‘Queen of Italian cinema’ Monica Vitti dies at 90

Monica Vitti, the versatile star of Michelangelo Antonioni’s L’Avventura and other Italian alienation movies of the 1960s, and later a leading comic actress, has died at the age of 90.

Her death was announced on Wednesday by a former culture minister, Walter Veltroni, who said he had been asked to communicate her death by her husband, photographer Roberto Russo.

“Goodbye to the queen of Italian cinema,” culture minister Dario Franceschini wrote in a statement.

Vitti had been out of the public spotlight for years, living quietly in Rome with Russo. She reportedly suffered from dementia.

In her glamor days in the 1960s, she was best known for her starring roles in L’Avventura, La Notte, Eclisse and Red Desert, all directed by Antonioni, her lover at that time.

Italy Monica VItti Obit
Monica Vitti with Michelangelo Antonioni in 1967 (AP)

The two were constant targets of paparazzi.

L’Avventura won her international attention and praise for her role as an ice cool woman drifting into a relationship with the lover of her missing girlfriend.

In Red Desert, the last of the cycle, she plays a woman with a deep neurosis as she struggles to deal with a transformed industrial world.

Vitti’s blonde hair and blue eyes set her apart from classic Mediterranean screen stars such as the brown-haired Sophia Loren.

Antonioni paid tribute to her performance at a special screening in New York’s Museum of Modern Art in 1999 to mark completion of a restoration project for Italian film.

“The protagonist, Giuliana, goes through a profound personal crisis because of her inability to adapt,” he said, in remarks read by his wife Enrica.

Monica Vitti in 2000
Monica Vitti in 2000 (Marco Ravagli/AP)

After Vitti’s relationship with Antonioni ended, they did not work together again until 1980.

At that point, she changed focus sharply and began making comedies, working with top directors and some of Italy’s leading actors, including Alberto Sordi, in films whose characters often personified Italians’ strengths and foibles.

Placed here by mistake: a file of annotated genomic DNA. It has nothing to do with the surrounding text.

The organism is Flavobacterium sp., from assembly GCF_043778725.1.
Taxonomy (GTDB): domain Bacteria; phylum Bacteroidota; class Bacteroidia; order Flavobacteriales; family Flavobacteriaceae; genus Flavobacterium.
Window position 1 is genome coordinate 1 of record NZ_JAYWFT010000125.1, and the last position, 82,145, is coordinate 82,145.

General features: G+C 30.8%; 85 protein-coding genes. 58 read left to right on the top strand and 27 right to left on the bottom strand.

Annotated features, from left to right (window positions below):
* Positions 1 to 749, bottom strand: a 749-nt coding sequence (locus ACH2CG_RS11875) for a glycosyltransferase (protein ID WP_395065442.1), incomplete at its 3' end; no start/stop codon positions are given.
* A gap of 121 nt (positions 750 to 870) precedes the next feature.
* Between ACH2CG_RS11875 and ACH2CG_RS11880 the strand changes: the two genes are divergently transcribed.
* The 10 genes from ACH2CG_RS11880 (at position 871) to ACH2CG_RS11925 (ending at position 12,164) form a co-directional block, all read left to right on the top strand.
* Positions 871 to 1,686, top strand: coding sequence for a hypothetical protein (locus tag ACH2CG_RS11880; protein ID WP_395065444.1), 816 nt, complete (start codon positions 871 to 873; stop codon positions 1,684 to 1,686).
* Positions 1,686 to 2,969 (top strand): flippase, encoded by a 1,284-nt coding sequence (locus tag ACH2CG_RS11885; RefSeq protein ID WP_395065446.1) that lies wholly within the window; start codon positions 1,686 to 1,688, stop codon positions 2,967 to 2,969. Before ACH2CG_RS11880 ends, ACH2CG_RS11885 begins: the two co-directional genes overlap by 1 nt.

While many of the films did not gain international distribution or acclaim, her performances were greeted with success at home.

In 1970, Vitti starred with Marcello Mastroianni in Ettore Scola’s romantic comedy Dramma Della Gelosia. In 1974, she won the equivalent of an Italian Oscar, a David di Donatello award, for best actress in Sordi’s Polvere Di Stelle, one of five such prizes in her career.

She starred in Luis Bunuel’s Le Fantome De La Liberte in 1974, a surrealistic treatment of middle-class hypocrisies, considered her last major film.

Her versatility distinguished her from other actresses of her period.

In a memorable scene in Amore Mio Aiutami, she and Sordi roll in the sand trading slaps and punches.

Monica Vitti and Alberto Sordi show their Golden Lions career awards at the Venice Film Festival in 1995
Monica Vitti and Alberto Sordi show their Golden Lions career awards at the Venice Film Festival in 1995 (Luigi Costantini/AP)

In one of her only two English-language films, she found herself in a spy spoof with Terence Stamp and Dirk Bogarde in 1966’s Modesty Blaise.

Vitti was born as Maria Luisa Ceciarelli in Rome in 1931.

As a teenager, she appeared in amateur stage productions, then studied as an actor at Rome’s National Academy of Dramatic Arts.

Her first film role was in Scola’s Ridere Ridere Ridere in 1954. Her last was Scandalo Segreto in 1989, which she wrote, directed and starred in.

In 1995, the Venice Film Festival awarded her a Golden Lion award for career achievement.

Italian premier Mario Draghi remembered Vitti as “an actress of great irony and extraordinary talent, who won over generations of Italians with her spirit, bravery and beauty. She brought prestige to the Italian cinema around the globe”.


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George Holan

George Holan is chief editor at Plainsmen Post and has articles published in many notable publications in the last decade.

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